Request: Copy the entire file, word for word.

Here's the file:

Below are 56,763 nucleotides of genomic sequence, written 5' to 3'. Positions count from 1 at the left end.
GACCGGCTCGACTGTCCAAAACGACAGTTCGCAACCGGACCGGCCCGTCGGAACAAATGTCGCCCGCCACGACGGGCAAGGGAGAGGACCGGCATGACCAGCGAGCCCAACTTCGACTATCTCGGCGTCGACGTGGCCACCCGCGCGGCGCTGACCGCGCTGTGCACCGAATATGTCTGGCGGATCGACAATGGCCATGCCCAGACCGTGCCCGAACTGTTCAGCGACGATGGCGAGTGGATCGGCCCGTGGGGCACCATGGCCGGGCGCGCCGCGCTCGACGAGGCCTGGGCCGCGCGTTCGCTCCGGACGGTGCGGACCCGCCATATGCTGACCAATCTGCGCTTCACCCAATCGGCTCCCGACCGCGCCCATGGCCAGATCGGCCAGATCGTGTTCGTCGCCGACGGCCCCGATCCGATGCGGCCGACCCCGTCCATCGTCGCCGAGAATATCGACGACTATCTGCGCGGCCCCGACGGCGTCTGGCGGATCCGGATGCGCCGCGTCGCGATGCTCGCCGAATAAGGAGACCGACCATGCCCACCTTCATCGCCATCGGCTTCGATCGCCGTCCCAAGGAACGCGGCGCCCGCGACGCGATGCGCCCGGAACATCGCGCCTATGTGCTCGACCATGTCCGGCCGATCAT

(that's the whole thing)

Below are 56,763 nucleotides of genomic sequence, written 5' to 3'. Positions count from 1 at the left end.
GACCGGCTCGACTGTCCAAAACGACAGTTCGCAACCGGACCGGCCCGTCGGAACAAATGTCGCCCGCCACGACGGGCAAGGGAGAGGACCGGCATGACCAGCGAGCCCAACTTCGACTATCTCGGCGTCGACGTGGCCACCCGCGCGGCGCTGACCGCGCTGTGCACCGAATATGTCTGGCGGATCGACAATGGCCATGCCCAGACCGTGCCCGAACTGTTCAGCGACGATGGCGAGTGGATCGGCCCGTGGGGCACCATGGCCGGGCGCGCCGCGCTCGACGAGGCCTGGGCCGCGCGTTCGCTCCGGACGGTGCGGACCCGCCATATGCTGACCAATCTGCGCTTCACCCAATCGGCTCCCGACCGCGCCCATGGCCAGATCGGCCAGATCGTGTTCGTCGCCGACGGCCCCGATCCGATGCGGCCGACCCCGTCCATCGTCGCCGAGAATATCGACGACTATCTGCGCGGCCCCGACGGCGTCTGGCGGATCCGGATGCGCCGCGTCGCGATGCTCGCCGAATAAGGAGACCGACCATGCCCACCTTCATCGCCATCGGCTTCGATCGCCGTCCCAAGGAACGCGGCGCCCGCGACGCGATGCGCCCGGAACATCGCGCCTATGTGCTCGACCATGTCCGGCCGATCAT